If the last time you dropped to the floor and counted off a quick round of push-ups was in your high school gym class, you might want to read this sitting down.
Data suggest that, at least for men, the ability to do push-ups in large quantities is correlated with good cardiovascular health, according to a new study led by researchers from the Harvard T.H. Chan School of Public Health and published in JAMA Network Open, a journal of the American Medical Association.
Men in the study who could complete more than 40 push-ups had 96 percent fewer issues related to cardiovascular disease, compared with those who finished fewer than 10.
If 40 sounds more like your lifetime allotment of push-ups than a single session, don’t despair.
Even study participants whose push-up counts were in the teens or 20s saw a significant decrease in cardiovascular risk, Dr. Stefanos N. Kales, one of the study’s authors, said in a phone interview Wednesday.
Of course, some athletes would consider 40 push-ups a break between bouts of real exertion.
“To people who exercise a lot, this probably sounds like, ‘Wow, are you kidding?’ ” Kales said.
He stressed that push-up performance was a predictor of cardiovascular health and not necessarily a cause.
“It’s probably not the push-up, per se,” he said. “It’s that the push-up is giving you an indication of what’s going on under the hood.”
The research was intended to help clinicians by demonstrating that a fast, simple test that requires no equipment could help screen patients for cardiovascular risks, Kales said.
“It’s not a one-size-fits-all, but it would likely cover a lot of people,” he said. “[There is] no cost, and it could likely be done in about a minute.”
Kales said those looking for cardiovascular benefits shouldn’t immediately lie down and start straining their arms. If your lifestyle is largely sedentary, begin by talking with your doctor about what’s right for you.
“I think it really depends on each person’s starting point and where you are at this moment in time,” Kales said.
Kales’s team analyzed data on 1,100 male Indiana firefighters ages 21 to 66, looking at how many push-ups the men could complete in about one minute during a routine exam.
Researchers then tracked the firefighters for 10 years to record any cardiovascular issues. Over that decade, 37 study participants reported issues related to cardiovascular diseases, which kill more people each year than any other cause, according to the World Health Organization.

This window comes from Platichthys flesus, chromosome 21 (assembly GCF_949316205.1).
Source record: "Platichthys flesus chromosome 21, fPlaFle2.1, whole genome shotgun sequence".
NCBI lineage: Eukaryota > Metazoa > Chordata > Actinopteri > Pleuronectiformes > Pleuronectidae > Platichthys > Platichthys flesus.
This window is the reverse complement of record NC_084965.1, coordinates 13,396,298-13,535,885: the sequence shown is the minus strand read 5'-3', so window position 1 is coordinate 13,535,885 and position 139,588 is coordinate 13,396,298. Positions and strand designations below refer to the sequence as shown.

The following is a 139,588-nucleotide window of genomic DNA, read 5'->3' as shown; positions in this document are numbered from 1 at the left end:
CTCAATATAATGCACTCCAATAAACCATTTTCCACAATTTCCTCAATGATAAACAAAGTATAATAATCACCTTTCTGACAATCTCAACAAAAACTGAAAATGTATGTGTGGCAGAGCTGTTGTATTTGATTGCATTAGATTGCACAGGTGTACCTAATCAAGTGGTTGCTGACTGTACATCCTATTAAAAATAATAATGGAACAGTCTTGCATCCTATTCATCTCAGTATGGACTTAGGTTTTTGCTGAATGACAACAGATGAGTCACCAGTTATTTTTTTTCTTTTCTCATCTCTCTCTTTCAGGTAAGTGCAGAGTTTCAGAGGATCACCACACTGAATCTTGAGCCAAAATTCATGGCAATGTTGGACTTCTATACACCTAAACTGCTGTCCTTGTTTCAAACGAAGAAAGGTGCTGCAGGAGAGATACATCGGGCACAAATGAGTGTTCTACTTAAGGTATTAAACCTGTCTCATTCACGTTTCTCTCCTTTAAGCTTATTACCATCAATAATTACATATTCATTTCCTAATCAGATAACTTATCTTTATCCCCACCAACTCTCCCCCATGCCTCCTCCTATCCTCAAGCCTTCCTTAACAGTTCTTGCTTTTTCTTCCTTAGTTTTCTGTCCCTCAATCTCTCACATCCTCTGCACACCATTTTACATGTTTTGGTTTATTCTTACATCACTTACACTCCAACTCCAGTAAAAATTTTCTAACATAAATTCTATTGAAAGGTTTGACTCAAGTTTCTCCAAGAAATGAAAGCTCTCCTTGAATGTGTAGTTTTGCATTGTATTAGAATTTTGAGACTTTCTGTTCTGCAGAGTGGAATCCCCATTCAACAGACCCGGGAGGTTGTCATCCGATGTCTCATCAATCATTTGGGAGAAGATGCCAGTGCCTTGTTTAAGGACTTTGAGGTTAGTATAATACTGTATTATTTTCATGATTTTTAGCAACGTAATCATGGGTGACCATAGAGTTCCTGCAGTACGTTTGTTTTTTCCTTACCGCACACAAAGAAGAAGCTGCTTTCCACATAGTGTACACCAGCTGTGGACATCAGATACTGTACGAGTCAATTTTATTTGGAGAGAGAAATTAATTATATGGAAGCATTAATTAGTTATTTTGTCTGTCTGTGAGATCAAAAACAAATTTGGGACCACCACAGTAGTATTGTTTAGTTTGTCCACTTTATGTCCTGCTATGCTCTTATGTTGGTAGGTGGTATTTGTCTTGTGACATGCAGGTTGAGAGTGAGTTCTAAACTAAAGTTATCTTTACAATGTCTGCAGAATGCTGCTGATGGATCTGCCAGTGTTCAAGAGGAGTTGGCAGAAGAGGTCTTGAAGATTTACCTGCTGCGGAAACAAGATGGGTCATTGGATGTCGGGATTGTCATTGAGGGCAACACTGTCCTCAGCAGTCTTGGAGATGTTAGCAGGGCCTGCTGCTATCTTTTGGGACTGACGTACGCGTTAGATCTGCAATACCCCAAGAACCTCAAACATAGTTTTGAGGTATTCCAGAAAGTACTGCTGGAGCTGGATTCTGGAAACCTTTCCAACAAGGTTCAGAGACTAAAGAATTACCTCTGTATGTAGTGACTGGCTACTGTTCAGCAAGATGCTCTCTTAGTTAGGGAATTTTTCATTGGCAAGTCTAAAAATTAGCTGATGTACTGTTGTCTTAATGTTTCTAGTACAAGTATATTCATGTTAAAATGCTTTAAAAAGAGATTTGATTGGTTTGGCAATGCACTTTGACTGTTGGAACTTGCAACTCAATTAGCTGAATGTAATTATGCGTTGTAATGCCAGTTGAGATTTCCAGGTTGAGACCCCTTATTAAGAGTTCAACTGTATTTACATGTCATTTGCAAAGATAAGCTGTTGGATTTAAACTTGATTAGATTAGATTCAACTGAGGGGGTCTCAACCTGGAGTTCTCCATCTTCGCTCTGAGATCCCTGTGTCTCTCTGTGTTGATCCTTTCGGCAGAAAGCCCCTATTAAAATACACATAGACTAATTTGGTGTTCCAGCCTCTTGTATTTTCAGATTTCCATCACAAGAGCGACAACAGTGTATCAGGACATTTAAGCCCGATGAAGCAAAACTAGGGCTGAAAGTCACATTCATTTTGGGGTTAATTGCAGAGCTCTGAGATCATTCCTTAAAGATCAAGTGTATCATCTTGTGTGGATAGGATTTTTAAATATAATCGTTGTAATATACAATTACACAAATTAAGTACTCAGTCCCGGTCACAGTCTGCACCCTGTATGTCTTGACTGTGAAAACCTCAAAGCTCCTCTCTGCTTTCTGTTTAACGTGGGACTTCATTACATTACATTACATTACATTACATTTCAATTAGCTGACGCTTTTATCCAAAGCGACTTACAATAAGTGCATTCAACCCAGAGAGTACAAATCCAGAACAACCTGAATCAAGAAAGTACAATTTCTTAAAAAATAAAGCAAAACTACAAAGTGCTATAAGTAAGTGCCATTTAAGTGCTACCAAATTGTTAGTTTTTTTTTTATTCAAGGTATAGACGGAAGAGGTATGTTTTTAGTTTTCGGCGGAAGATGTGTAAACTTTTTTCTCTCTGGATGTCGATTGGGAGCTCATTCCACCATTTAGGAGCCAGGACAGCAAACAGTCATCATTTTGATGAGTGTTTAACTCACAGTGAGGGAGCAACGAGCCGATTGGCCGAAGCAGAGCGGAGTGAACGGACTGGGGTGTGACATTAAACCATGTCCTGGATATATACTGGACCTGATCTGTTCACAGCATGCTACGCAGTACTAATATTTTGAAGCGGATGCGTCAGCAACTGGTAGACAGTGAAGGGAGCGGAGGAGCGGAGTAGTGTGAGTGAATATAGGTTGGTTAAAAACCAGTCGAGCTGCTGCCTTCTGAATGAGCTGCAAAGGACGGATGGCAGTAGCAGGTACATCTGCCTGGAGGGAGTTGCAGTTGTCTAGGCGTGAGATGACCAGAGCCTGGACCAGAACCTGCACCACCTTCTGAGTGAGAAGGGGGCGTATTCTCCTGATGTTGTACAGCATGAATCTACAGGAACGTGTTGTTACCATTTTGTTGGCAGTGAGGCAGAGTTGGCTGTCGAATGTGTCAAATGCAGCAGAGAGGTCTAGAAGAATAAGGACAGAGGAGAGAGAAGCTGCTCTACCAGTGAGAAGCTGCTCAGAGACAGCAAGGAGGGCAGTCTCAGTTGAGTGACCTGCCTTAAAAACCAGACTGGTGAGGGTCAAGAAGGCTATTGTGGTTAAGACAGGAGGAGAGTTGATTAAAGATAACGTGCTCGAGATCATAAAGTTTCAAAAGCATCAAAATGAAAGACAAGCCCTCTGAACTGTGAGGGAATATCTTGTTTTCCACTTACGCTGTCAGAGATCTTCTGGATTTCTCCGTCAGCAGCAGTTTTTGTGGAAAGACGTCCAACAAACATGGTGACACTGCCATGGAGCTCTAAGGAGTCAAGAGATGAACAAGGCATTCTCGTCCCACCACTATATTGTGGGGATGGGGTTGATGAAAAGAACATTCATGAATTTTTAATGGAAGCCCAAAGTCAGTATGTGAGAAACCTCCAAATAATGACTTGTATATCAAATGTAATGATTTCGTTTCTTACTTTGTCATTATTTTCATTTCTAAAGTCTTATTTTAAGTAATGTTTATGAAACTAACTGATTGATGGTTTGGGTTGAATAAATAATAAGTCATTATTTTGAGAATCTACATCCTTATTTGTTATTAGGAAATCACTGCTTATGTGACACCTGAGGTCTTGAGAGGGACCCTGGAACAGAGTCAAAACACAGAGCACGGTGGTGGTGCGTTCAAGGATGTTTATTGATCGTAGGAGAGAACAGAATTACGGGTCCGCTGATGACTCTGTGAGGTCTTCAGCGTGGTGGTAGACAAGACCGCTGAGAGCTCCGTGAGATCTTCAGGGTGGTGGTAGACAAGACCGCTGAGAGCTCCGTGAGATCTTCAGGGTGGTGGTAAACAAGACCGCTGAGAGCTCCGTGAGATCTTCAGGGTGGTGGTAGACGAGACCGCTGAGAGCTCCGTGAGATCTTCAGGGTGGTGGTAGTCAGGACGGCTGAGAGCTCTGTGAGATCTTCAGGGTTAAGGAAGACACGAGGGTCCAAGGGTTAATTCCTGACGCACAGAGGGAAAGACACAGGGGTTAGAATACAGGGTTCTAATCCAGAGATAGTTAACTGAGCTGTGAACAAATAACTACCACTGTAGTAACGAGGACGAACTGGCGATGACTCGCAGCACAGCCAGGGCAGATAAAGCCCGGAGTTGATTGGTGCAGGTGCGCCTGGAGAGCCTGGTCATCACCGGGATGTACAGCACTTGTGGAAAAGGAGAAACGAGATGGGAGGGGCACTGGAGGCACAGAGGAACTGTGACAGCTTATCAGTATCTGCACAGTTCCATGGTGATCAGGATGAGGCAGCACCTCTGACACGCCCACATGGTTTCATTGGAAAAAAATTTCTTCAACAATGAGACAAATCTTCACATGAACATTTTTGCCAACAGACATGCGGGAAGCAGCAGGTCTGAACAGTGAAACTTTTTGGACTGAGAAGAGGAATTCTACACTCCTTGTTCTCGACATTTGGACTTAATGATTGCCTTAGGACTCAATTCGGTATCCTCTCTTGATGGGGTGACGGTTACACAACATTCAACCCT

Cardiovascular diseases caused 18 million deaths in 2016, the most recent year for which data were available, and accounted for about 31 percent of deaths that year, according to WHO.
Firefighters in the study had an average age just under 40 and a body mass index of 28.7, putting them well into the “overweight” category, according to BMI guidelines from the National Institutes of Health, but slightly below the national average of 29.1 for men.
Dr. Malissa J. Wood, codirector of the Corrigan Women’s Heart Health Program at Massachusetts General Hospital, said the population used in the study limits its ability to be generalized to other groups.
Men’s bodies are different from women’s bodies, she said, and firefighters are more active than the average American.
“I don’t think it’s a great test to do in people who don’t exercise regularly. . . . Forty push-ups for someone who hasn’t been doing them at all is a pretty tall order,” said Wood, who was not involved with the study.
“It takes a lot of aerobic capacity to lift your own body weight . . . that many times,” she said.
She hopes, though, that the study will encourage those who are able to do push-ups to start doing more.
“Push-ups are the best exercise you can do because it uses your arms, your core, your shoulders, your legs to some extent,” Wood said.
Kales said a similar tool could be used to screen other groups, adding that he has observed similar correlations between physical fitness and graduation rates for women studying at Massachusetts police academies.
“Probably the same relationship is true for women, but it may be completely different numbers and maybe even a different type of exercise,” he said.
Kales said the push-up test should be seen as just one tool among many for assessing health risks.
“It’s one snapshot assessment, but the fact that you can do less than 10 push-ups doesn’t necessarily mean you’re at high risk for heart disease. There could be other factors at work,” he said. “And the fact that you can do more than 40 doesn’t mean you’re at low risk.”Jeremy C. Fox can be reached at firstname.lastname@example.org. Follow him on Twitter @jeremycfox.